As part of a larger digital product narrative, working with user stories throughout the design process helps designers focus on improving UX. Clearly written user stories can help keep people at the center of the design process, empathize with a product’s target audience, and generate ideas that better fit people’s lives.
How often do product designers find themselves in the proverbial “putting the cart before the horse” situation? As the project kicks off, we work out the tech details and how we’re going to deliver it. Development frameworks are defined, target devices determined, screen sizes set, then the team springs into creating solutions, adding product features at random.
During this process, we frantically generate a plethora of UX artifacts: mood boards, sitemaps, user flows, personas, and empathy maps, to name a few. The boat is loaded but sailing without a rudder or a map. Then one day, we wake up, and it hits us, “why are we making this product, how do we define its features, and how do we prioritize them?”
A classic wake-up call.
The dreaded “feature creep” is sneaking closer right under our noses.
Fortunately, there is a countermeasure to combat it. It’s a design tactic called user stories.
User stories are a collaborative design technique for product teams, adopted from Agile software development methodology. Agile teams are typically focused on achieving small goals during sprints. They emphasize speed, objectives, and results instead of extensive documentation, hence the concept of user stories.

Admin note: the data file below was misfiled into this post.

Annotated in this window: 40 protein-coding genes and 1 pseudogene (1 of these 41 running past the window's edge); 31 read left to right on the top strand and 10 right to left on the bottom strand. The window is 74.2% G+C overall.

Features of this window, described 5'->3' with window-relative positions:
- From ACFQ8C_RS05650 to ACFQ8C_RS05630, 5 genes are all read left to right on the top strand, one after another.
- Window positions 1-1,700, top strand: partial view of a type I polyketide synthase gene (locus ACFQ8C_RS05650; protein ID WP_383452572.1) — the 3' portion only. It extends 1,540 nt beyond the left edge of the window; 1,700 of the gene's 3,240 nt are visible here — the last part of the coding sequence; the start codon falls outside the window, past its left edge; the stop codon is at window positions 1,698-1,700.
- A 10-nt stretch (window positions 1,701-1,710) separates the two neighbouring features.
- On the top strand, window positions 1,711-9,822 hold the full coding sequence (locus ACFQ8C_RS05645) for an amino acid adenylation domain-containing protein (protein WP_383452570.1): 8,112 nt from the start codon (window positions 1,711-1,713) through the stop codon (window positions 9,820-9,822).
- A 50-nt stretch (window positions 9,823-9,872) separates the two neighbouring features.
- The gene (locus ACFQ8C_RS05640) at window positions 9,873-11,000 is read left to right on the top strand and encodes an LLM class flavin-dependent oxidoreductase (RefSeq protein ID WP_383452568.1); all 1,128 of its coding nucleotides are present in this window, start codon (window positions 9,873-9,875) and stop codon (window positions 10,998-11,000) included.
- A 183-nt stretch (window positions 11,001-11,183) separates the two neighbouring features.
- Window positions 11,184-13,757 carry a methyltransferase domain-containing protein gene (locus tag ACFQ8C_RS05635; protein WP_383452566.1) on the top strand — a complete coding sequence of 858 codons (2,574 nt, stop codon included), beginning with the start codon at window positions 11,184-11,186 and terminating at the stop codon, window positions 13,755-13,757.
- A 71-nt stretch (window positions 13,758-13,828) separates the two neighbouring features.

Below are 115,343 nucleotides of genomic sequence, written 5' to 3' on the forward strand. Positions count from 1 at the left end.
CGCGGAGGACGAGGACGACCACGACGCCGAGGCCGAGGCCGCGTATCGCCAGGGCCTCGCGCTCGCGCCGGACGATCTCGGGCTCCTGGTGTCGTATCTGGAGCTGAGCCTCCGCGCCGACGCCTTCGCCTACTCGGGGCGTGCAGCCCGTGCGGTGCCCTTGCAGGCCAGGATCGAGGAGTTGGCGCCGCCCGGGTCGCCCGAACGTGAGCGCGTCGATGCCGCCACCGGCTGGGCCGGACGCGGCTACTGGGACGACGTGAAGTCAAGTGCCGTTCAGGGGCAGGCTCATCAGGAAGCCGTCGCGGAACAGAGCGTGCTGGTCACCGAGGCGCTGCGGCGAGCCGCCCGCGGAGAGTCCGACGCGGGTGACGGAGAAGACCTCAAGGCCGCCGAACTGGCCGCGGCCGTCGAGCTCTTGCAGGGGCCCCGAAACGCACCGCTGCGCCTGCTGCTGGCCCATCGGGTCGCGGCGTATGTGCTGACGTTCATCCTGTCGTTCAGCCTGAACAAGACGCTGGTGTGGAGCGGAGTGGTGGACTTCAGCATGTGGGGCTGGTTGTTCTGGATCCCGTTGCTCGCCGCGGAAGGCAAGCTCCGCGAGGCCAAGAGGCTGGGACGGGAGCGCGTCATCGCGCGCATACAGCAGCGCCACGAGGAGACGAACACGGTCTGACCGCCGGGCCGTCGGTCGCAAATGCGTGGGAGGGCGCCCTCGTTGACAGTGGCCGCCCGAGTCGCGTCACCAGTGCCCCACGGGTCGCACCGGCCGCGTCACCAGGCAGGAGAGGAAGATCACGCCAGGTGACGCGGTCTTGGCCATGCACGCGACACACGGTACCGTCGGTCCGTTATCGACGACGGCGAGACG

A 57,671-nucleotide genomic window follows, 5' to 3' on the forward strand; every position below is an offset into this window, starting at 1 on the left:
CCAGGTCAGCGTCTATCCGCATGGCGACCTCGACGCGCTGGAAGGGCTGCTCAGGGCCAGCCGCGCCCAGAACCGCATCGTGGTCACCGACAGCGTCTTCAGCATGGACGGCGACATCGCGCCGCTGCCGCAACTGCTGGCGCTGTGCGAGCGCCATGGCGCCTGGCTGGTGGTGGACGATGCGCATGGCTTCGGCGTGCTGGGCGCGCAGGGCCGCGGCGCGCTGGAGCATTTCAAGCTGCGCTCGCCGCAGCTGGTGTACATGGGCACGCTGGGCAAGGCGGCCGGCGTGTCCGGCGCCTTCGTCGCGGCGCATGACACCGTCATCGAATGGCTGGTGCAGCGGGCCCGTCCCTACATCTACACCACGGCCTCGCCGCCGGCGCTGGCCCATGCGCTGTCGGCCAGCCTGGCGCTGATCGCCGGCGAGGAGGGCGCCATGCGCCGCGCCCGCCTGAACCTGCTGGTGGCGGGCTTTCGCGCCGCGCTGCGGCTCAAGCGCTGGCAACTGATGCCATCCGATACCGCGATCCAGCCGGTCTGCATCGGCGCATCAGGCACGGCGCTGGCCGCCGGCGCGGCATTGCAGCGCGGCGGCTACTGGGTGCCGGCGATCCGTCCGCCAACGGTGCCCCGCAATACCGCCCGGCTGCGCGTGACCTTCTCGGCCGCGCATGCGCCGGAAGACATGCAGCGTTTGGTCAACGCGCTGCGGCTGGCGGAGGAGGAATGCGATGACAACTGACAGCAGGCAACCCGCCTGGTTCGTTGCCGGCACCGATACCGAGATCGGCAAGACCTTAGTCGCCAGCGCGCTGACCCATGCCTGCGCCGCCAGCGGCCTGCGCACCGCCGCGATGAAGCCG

For most Agile teams user stories are the main vehicle of incremental software delivery. Agile Alliance
What Is a User Story?
A user story describes something the user wants to accomplish. User stories can help designers and dev teams stay focused on user needs, rather than becoming caught up in the frenzy of adding product features.
A user story is short, specific, and goal-oriented. It’s a one-sentence statement framed from the user’s perspective that has the following structure:
“As a (type of user), I want (the goal), so that I can (derive a benefit).”
User stories enable a team to hold better conversations about the project throughout the development process. It helps prevent feature creep because working with them facilitates a shared understanding of what the team is attempting to build and why.
If there is any principle that is sacred to those in the field of user-interface design and human-computer interaction, it is know your user. Don Norman, co-founder and Principal Emeritus of Nielsen Norman Group
Aligning User Stories Between Design and Agile
User stories are a concept developers understand. Whether at the start of the project or during product development, designers can collaborate with developers more effectively by working with user stories. Product features can be planned together, optimizing development and clarifying what outcomes the team should focus on.